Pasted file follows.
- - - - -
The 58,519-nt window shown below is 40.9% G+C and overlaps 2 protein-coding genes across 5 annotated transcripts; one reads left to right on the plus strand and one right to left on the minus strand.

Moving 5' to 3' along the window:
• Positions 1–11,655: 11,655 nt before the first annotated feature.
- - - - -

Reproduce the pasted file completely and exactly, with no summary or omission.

The 58,519-nt window shown below is 40.9% G+C and overlaps 2 protein-coding genes across 5 annotated transcripts; one reads left to right on the plus strand and one right to left on the minus strand.

Moving 5' to 3' along the window:
• Positions 1–11,655: 11,655 nt before the first annotated feature.